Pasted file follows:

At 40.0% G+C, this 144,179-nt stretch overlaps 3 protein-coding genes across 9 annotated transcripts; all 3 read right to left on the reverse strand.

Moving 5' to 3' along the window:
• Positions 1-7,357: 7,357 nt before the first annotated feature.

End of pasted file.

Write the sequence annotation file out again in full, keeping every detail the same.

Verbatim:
At 40.0% G+C, this 144,179-nt stretch overlaps 3 protein-coding genes across 9 annotated transcripts; all 3 read right to left on the reverse strand.

Moving 5' to 3' along the window:
• Positions 1-7,357: 7,357 nt before the first annotated feature.